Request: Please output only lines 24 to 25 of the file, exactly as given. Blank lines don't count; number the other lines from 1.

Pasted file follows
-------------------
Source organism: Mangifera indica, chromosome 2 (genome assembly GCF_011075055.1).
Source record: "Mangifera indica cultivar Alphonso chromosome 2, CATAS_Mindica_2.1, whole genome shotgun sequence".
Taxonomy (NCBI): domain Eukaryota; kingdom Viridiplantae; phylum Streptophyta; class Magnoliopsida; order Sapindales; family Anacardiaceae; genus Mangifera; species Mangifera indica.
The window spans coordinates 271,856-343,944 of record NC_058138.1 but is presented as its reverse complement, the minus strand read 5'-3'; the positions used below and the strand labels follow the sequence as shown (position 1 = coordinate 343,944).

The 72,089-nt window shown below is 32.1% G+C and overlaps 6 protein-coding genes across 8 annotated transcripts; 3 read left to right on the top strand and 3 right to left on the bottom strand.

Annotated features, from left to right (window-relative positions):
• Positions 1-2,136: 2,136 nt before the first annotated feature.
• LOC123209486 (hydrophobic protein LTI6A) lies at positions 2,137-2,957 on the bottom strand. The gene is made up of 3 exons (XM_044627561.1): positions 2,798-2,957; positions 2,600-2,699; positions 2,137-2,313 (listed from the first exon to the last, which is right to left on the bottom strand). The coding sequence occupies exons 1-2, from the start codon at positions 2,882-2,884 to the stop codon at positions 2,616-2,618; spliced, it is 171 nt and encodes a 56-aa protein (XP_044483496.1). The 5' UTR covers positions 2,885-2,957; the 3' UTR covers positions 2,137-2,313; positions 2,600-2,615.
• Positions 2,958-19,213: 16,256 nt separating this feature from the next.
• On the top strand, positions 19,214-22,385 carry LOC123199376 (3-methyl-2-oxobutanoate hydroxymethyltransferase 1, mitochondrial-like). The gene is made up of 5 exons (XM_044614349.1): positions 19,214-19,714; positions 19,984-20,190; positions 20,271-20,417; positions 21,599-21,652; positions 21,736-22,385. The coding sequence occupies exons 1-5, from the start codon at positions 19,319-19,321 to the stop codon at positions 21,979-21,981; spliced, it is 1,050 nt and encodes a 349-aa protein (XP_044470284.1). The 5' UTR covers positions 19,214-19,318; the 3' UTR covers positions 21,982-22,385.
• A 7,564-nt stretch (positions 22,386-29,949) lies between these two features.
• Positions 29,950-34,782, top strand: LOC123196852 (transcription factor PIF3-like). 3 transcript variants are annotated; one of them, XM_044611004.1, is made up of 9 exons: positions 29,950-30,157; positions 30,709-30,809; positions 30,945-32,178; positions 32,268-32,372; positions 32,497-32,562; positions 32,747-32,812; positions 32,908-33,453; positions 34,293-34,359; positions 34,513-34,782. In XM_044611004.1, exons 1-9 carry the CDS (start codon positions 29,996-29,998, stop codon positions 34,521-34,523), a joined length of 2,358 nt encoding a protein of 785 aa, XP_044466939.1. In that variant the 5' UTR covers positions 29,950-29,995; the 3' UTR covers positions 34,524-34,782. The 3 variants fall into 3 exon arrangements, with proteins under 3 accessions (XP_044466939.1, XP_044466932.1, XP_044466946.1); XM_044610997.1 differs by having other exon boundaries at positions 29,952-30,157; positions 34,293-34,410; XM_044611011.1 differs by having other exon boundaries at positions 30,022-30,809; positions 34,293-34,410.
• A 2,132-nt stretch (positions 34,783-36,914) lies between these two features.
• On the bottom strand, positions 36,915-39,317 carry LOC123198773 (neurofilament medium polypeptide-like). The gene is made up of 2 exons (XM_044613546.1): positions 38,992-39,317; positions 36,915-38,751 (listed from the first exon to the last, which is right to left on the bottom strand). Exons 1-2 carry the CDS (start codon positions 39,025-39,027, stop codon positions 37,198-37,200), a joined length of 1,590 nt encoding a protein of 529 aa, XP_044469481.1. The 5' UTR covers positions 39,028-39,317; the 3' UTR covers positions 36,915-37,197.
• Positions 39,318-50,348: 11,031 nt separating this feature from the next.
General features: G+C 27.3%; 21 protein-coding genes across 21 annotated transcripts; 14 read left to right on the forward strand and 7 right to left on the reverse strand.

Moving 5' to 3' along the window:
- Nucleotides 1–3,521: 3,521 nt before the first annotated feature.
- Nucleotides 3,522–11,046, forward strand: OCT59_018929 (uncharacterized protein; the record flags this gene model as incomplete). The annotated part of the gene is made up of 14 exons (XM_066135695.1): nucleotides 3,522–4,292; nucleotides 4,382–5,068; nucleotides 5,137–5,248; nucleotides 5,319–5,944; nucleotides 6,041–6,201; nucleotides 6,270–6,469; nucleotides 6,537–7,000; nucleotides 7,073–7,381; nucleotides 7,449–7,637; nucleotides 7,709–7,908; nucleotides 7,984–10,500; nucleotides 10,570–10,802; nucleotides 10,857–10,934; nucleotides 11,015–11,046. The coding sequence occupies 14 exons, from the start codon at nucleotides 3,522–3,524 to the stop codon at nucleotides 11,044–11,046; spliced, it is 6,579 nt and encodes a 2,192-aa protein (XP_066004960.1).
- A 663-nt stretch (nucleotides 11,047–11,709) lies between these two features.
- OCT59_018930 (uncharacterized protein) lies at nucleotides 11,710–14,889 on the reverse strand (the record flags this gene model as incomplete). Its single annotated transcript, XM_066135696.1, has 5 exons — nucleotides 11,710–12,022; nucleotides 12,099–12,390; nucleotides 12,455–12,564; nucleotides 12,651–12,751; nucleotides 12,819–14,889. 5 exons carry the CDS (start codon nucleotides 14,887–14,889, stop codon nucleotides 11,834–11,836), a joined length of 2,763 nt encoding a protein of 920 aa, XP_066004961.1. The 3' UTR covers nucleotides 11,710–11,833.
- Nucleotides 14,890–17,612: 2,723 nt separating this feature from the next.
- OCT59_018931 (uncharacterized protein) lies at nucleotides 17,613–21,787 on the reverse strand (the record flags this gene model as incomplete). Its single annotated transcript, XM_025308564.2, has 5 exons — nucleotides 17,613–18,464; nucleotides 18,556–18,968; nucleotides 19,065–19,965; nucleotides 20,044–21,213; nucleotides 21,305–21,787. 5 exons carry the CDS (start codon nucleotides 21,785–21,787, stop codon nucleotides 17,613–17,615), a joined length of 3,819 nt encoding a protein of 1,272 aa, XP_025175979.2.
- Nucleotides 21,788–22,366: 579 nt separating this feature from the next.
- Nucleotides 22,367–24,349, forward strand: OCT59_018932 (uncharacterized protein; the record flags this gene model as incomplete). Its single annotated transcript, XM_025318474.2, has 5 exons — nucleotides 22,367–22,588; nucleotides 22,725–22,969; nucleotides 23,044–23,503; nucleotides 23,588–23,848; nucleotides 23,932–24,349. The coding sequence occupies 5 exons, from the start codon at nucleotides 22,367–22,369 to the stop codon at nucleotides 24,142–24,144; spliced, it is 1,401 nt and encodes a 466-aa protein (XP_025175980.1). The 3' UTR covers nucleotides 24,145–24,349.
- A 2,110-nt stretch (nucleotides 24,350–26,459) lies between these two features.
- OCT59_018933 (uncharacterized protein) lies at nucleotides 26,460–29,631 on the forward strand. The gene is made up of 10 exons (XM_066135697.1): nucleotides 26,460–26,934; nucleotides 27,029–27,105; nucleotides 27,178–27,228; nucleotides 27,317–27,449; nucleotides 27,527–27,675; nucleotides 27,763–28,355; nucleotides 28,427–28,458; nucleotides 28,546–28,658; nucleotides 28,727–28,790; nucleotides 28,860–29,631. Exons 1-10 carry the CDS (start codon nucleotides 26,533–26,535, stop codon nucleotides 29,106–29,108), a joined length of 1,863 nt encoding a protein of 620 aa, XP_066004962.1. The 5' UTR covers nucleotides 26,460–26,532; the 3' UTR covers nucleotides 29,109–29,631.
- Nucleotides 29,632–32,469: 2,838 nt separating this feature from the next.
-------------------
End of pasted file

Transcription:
- Nucleotides 21,788–22,366: 579 nt separating this feature from the next.
- Nucleotides 22,367–24,349, forward strand: OCT59_018932 (uncharacterized protein; the record flags this gene model as incomplete). Its single annotated transcript, XM_025318474.2, has 5 exons — nucleotides 22,367–22,588; nucleotides 22,725–22,969; nucleotides 23,044–23,503; nucleotides 23,588–23,848; nucleotides 23,932–24,349. The coding sequence occupies 5 exons, from the start codon at nucleotides 22,367–22,369 to the stop codon at nucleotides 24,142–24,144; spliced, it is 1,401 nt and encodes a 466-aa protein (XP_025175980.1). The 3' UTR covers nucleotides 24,145–24,349.